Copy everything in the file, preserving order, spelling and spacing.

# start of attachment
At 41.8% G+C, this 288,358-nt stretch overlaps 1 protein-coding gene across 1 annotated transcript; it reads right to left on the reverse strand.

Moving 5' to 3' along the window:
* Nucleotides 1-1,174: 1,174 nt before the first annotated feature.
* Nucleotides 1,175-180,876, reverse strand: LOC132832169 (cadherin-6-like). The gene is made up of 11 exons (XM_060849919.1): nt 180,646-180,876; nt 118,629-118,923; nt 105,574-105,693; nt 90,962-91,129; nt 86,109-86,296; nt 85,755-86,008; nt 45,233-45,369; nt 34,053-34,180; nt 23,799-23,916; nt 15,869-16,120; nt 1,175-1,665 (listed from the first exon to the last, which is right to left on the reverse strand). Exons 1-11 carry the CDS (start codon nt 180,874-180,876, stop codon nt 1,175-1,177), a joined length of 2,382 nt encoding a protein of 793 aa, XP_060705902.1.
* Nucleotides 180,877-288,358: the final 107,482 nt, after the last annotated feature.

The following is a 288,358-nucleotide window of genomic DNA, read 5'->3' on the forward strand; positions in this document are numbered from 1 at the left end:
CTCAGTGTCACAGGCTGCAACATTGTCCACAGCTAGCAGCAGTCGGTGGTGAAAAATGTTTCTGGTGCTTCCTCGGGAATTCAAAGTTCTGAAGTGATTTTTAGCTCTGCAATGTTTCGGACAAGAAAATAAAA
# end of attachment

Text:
At 41.8% G+C, this 288,358-nt stretch overlaps 1 protein-coding gene across 1 annotated transcript; it reads right to left on the reverse strand.

Moving 5' to 3' along the window:
* Nucleotides 1-1,174: 1,174 nt before the first annotated feature.
* Nucleotides 1,175-180,876, reverse strand: LOC132832169 (cadherin-6-like). The gene is made up of 11 exons (XM_060849919.1): nt 180,646-180,876; nt 118,629-118,923; nt 105,574-105,693; nt 90,962-91,129; nt 86,109-86,296; nt 85,755-86,008; nt 45,233-45,369; nt 34,053-34,180; nt 23,799-23,916; nt 15,869-16,120; nt 1,175-1,665 (listed from the first exon to the last, which is right to left on the reverse strand). Exons 1-11 carry the CDS (start codon nt 180,874-180,876, stop codon nt 1,175-1,177), a joined length of 2,382 nt encoding a protein of 793 aa, XP_060705902.1.
* Nucleotides 180,877-288,358: the final 107,482 nt, after the last annotated feature.

The following is a 288,358-nucleotide window of genomic DNA, read 5'->3' on the forward strand; positions in this document are numbered from 1 at the left end:
CTCAGTGTCACAGGCTGCAACATTGTCCACAGCTAGCAGCAGTCGGTGGTGAAAAATGTTTCTGGTGCTTCCTCGGGAATTCAAAGTTCTGAAGTGATTTTTAGCTCTGCAATGTTTCGGACAAGAAAATAAAA